The penalty for unintentionally failing to file the FBAR is the “standard” penalty --- a mere $10,000 (per year).
And, of course, you had better now have Internet access in your foreign retirement retreat. Starting July of last year, the FBAR must be filed electronically.
A more detailed summary of the potential penalties can be found here.
2008 Change to Expatriation Rules
In 2008, the expatriation rules were changed. Many individuals can now expatriate without paying any U.S. tax and without having to continue to file U.S. tax returns for 10 years. An individual expatriating in 2014 faces an “exit tax” only if he or she:
If one of these conditions is met, a mark-to-market regime is triggered and all worldwide property of the expatriate is deemed sold for its fair market value on the day before expatriation.
For 2014, an expatriate subject to the mark-to-market regime can exclude up to $680,000 of gain from being taxed under the exit tax. With the $680,000 exclusion, many individuals can expatriate without paying any U.S. tax.
It is important to note, however, that some individuals, especially those with assets in foreign pension plans, may unexpectedly pay more tax than they realize. Further, future gifts or bequests to U.S. persons can be subject to special gift and estate taxes (imposed on the recipient of the gift or inheritance). The circumstances of each individual considering expatriation must be closely analyzed to determine the amount of U.S. tax that will be due upon expatriation.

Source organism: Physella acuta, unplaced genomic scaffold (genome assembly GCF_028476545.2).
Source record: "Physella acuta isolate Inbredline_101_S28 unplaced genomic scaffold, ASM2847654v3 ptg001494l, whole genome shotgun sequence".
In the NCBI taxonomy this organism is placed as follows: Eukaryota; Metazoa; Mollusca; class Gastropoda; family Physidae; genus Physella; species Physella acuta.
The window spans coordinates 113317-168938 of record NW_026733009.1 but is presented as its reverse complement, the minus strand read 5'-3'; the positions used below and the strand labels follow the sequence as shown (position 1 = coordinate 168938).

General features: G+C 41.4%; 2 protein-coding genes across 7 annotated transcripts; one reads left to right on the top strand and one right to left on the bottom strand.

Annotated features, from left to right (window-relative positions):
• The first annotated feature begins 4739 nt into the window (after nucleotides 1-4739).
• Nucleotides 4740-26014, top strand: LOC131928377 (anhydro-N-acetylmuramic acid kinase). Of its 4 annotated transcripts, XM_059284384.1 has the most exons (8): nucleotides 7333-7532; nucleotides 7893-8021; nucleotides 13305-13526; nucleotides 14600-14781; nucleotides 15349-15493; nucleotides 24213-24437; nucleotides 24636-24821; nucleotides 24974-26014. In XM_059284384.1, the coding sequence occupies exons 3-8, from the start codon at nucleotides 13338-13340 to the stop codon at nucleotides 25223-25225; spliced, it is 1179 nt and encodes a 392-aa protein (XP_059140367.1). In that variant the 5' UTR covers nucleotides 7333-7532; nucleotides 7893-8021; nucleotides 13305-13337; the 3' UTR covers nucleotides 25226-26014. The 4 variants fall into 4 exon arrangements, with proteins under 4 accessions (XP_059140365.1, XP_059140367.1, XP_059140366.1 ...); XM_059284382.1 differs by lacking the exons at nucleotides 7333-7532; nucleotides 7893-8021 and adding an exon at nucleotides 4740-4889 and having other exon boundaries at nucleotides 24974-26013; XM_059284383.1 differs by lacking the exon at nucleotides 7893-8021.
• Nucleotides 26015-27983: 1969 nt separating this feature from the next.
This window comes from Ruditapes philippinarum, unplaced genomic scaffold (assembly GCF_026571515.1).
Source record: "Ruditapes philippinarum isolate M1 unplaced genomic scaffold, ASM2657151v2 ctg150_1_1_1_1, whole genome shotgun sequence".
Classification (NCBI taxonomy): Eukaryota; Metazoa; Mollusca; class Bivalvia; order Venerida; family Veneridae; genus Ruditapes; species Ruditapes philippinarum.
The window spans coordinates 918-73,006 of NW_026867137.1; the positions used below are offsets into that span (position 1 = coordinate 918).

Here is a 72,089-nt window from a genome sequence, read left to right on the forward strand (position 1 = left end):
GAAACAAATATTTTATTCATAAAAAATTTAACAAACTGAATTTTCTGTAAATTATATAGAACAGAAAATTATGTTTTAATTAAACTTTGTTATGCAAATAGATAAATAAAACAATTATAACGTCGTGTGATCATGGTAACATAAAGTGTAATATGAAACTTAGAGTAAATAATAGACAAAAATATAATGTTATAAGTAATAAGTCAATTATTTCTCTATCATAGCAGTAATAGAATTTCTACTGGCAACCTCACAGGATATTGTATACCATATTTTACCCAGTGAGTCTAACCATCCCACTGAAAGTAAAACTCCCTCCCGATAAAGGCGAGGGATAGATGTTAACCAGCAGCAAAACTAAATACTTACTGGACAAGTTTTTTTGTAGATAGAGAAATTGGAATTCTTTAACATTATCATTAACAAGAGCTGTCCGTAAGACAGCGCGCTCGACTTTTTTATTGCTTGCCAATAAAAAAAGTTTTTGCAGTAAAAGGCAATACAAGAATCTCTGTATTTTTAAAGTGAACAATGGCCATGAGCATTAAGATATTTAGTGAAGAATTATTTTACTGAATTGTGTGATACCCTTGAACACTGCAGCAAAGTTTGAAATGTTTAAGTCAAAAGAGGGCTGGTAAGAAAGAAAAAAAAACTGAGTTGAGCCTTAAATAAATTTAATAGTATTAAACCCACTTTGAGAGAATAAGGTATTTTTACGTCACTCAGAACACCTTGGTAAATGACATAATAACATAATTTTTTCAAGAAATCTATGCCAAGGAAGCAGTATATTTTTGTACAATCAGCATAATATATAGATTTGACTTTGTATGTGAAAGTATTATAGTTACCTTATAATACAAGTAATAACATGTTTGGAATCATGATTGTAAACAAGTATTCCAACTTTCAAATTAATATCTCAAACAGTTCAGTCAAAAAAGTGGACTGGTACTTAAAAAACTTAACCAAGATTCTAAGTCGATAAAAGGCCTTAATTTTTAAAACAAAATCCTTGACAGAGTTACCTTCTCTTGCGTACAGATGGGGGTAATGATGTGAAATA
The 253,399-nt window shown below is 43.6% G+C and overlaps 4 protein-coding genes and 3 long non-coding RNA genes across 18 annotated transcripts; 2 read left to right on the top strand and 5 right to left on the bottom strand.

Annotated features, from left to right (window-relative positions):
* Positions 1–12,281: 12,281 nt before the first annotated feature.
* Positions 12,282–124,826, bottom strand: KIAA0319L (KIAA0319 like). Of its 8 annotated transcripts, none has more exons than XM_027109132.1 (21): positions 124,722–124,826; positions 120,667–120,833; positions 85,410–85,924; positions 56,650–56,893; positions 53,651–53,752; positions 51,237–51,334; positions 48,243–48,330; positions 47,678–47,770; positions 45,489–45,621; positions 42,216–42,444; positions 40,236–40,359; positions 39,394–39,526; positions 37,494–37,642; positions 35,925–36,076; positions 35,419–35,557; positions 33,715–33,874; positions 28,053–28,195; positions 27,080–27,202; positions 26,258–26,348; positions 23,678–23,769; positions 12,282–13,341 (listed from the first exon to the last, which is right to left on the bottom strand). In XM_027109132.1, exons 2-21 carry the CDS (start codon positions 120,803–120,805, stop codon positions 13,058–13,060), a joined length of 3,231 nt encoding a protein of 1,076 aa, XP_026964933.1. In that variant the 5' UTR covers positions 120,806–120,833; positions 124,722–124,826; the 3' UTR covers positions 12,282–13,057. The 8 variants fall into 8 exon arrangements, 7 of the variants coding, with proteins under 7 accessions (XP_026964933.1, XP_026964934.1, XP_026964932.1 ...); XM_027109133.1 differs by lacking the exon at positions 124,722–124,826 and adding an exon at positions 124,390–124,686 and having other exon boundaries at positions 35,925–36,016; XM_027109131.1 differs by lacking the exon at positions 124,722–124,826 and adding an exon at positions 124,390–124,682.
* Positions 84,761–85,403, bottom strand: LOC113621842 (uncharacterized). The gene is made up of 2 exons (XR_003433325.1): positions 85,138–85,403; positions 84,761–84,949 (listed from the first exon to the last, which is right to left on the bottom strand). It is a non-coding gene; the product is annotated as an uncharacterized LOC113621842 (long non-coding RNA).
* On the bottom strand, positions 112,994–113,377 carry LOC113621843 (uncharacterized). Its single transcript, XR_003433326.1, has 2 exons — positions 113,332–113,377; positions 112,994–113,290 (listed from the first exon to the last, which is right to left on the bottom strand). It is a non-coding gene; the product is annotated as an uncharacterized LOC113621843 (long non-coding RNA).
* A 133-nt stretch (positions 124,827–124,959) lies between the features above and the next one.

Also, with the new rules in 2008, expatriates can now annually visit the U.S. for 120 or more days without becoming taxed as U.S. residents. Under the pre-2008 rules, visits to the U.S. for more than 30 days during any of the 10 years following expatriation caused the individual to be treated as a U.S. resident for that year.
As stated above, we believe that the primary reasons for the increase in expatriations are due to: (i) the increased awareness of the obligation to file U.S. tax returns, (ii) the increasing burden of complying with U.S. tax laws, and (iii) the fear generated by the magnitude of the potential penalties.